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Vulvar Lichen Sclerosus

What is Vulvar Lichen Sclerosus?

 Vulvar lichen sclerosus is a long-term skin condition that affects the genital skin. It usually starts around menopause but may occur at any age. It occurs in at least 1 in 1000 women and may occasionally affect men and children. If lichen sclerosis is left untreated for a long time, there can be an increased risk of skin cancer in the vulva.

What causes it?

The cause of lichen sclerosus is unknown. It can sometimes be associated with autoimmune diseases. Autoimmune diseases occur when the cells and proteins that your body uses to fight off infection start to damage your body’s own tissues and prevent their normal actions. Your health care provider may do some blood tests to check for autoimmune diseases if they think this may be the case. Sometimes the disease may also occur in family members, but the risk of this is unknown.

What does it look like and what are the symptoms?

  • Lichen sclerosis usually appears as pale, white, fragile skin patches that can sometimes look crinkled, but can also have a shiny smooth surface. These ca appear as individual patches or may  involve the entire vulva, extending down to the skin around th  anus. Lichen sclerosis does not involve the vagina.
  • Itching is the most common symptom. This can sometimes be quite severe and may disturb sleep.
  • Some people experience soreness and burning, particularly with intercourse
  • Small cracks in the skin (fissures) and ulcers can occur because of scratching the skin. These can become very sore. If the anal skin splits, there can be pain with bowel movements.
  •  Some purplish/red areas may be also seen on the white background. These are bruises due to tiny areas of bleeding  into the skin, often because of scratching.
  •  Scarring may occur due to the loss of vulvar tissue (the inner lips) or shrinkage of skin at the entrance to the vagina. This can cause pain and may interfere with sexual intercourse. It can sometimes cause pain with urination.
  •  In about 10% of individuals with vulvar lichen sclerosus, white patches may be seen on the skin elsewhere. The common sites for this are on the back, waist area, and under the breasts.
  • Some people have no symptoms, and the diagnosis is made when the area is examined for another reason.

How is it diagnosed?

Health care providers familiar with the condition may diagnose vulvar lichen sclerosis by looking at your skin. The diagnosis is sometimes then confirmed by taking a skin biopsy. A biopsy involves numbing the skin with a local anesthetic, then removing a small piece of skin. This piece of skin is then looked at under the microscope. This is a simple procedure that can be done in the doctor’s office.

How do you treat it?

There is no cure for lichen sclerosus, but the symptoms can usually be controlled very well using strong steroid ointments. Using these ointments, the appearance and texture of the vulvar skin can improve. However, if there is already scarring, these changes may not be reversed. Proper treatment should prevent the development of further inflammation and scarring.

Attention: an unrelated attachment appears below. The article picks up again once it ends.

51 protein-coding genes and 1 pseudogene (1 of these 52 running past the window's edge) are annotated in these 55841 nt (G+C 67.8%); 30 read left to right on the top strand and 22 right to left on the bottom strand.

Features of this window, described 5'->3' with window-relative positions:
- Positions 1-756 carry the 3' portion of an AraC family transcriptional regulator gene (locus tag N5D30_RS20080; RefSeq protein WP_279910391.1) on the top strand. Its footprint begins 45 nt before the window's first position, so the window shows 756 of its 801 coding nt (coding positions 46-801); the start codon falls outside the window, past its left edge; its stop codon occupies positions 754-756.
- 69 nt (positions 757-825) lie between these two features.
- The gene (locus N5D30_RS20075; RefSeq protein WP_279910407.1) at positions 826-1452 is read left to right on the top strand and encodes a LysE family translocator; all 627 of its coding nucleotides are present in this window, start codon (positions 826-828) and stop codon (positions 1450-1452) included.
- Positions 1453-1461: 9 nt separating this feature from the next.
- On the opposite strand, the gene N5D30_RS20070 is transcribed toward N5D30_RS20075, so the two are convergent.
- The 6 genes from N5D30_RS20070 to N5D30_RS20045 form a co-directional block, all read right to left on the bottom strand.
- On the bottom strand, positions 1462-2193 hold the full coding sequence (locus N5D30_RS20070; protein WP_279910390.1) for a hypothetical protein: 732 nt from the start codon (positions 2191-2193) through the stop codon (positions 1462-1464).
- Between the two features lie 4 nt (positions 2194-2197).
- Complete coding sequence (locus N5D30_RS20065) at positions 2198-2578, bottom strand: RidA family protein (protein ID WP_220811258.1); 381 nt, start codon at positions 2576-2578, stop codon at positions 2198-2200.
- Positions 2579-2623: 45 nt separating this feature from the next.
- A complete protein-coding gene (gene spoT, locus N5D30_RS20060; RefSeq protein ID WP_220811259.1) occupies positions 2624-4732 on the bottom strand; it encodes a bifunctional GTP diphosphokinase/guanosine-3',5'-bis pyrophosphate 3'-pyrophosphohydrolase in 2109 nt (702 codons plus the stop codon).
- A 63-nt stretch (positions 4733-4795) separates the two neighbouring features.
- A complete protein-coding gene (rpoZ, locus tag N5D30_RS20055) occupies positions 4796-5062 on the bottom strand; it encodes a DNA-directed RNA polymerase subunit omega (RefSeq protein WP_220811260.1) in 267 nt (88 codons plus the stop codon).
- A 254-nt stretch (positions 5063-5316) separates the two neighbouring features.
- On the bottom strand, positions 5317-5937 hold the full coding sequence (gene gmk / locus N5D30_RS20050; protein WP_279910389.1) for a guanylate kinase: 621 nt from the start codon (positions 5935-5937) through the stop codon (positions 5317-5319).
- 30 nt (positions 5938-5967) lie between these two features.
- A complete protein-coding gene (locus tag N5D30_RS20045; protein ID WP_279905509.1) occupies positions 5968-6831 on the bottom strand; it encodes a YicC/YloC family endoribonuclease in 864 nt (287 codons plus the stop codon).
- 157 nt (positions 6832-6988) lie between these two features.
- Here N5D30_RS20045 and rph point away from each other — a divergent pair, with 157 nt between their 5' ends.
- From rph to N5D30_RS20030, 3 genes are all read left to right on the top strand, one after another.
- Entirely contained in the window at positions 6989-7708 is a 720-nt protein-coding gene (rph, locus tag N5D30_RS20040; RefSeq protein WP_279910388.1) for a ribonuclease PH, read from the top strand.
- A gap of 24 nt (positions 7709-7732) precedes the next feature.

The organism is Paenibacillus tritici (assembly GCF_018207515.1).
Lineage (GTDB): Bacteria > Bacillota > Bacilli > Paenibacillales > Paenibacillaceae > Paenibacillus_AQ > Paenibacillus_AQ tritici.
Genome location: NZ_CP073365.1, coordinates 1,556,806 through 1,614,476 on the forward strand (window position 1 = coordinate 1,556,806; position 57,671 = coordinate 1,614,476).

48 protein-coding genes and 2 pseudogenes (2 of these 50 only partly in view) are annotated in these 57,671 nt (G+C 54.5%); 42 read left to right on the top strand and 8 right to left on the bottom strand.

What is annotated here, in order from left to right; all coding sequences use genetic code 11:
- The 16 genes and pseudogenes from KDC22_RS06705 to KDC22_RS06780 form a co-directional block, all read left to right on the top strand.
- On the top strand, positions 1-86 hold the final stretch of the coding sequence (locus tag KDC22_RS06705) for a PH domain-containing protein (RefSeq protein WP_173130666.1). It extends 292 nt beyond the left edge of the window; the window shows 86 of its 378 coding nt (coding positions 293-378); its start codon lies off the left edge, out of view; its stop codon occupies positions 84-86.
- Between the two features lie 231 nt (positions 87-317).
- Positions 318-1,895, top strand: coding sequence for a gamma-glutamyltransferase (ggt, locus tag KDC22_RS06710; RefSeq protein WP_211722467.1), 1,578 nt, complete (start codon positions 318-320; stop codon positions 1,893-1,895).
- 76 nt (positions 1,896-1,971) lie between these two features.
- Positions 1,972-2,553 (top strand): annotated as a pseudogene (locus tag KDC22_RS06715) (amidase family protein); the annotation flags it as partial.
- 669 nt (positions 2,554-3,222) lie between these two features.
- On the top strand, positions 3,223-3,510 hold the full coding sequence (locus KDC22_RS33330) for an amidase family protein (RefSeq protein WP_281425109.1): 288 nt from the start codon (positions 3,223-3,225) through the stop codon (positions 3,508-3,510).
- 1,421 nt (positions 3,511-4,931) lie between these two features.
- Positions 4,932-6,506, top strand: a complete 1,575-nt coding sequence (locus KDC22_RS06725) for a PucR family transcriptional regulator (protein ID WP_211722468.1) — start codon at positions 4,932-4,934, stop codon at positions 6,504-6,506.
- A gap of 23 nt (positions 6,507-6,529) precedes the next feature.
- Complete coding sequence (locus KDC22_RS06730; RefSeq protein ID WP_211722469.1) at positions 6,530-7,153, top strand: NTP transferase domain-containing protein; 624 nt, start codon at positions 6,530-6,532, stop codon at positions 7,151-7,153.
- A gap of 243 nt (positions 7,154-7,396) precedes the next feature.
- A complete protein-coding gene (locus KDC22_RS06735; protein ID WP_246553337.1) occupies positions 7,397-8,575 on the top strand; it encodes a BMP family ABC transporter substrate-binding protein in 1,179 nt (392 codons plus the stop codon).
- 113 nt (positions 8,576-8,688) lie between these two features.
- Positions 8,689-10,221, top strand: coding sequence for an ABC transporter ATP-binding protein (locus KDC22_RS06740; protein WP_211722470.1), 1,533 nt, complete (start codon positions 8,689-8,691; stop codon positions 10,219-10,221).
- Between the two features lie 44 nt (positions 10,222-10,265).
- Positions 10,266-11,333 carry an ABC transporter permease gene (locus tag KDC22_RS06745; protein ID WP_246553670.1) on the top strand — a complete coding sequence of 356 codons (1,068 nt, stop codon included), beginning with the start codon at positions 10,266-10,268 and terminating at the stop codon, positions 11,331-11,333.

The treatment can be used safely in the genital area for this condition. Your health care provider will instruct you on how to use it correctly. It is important not to stop your treatment unless advised to by your health care provider, as lichen sclerosus can recur or progress without it.

Lichen sclerosis can be made worse by skin irritation, like scratching, or infections such as yeast or bacteria. Therefore, it is important to avoid skin irritation as much as possible. Any infections from yeast or bacteria need to be treated as soon as possible. 

It is preferable to gently clean the vulva using water only over the skin surface, and avoiding any soap, gels, body wash etc. Some people prefer rinsing with a saline solution (a quarter of a teaspoon of salt dissolved in a cup of water).

How do I manage the symptoms?

Managing the itch:

You may feel itchy at times. This may be worse at a particular time of the day, usually at night. Scratching causes itchiness which makes you scratch more. This is called the itch-scratch response.

The itch-scratch response is normal but treatment with the steroid ointment will help this. Scratching the genital area is potentially harmful as it can damage the skin and keep the symptoms going  or quite some time. 

There are two strategies used for the itch: 

  1. Firstly, the condition needs to be managed properly.  this is a shared responsibility between you and your health care provider. 
  2. Secondly, distraction can be very useful. This is something only you can do. For example, if the itch becomes unbearable when you are in bed, don’t lie there feeling uncomfortable and unable to resist scratching. Instead, get up and find something to do which occupies your hands and your attention. When you feel the tension from the itch is reduced, try going back to bed. 

An antihistamine taken at bedtime may also help to control the itching. It is best to keep your nails short so scratching in your sleep does not damage the skin. If intercourse is painful, using a lubricant may help.

If dryness is a problem, and you are around the age of menopause, ask your health care provider about using vaginal oestrogen cream or pessaries to help with this. It’s safe to have sex  but painful intercourse should be avoided as it can further irritate the affected skin.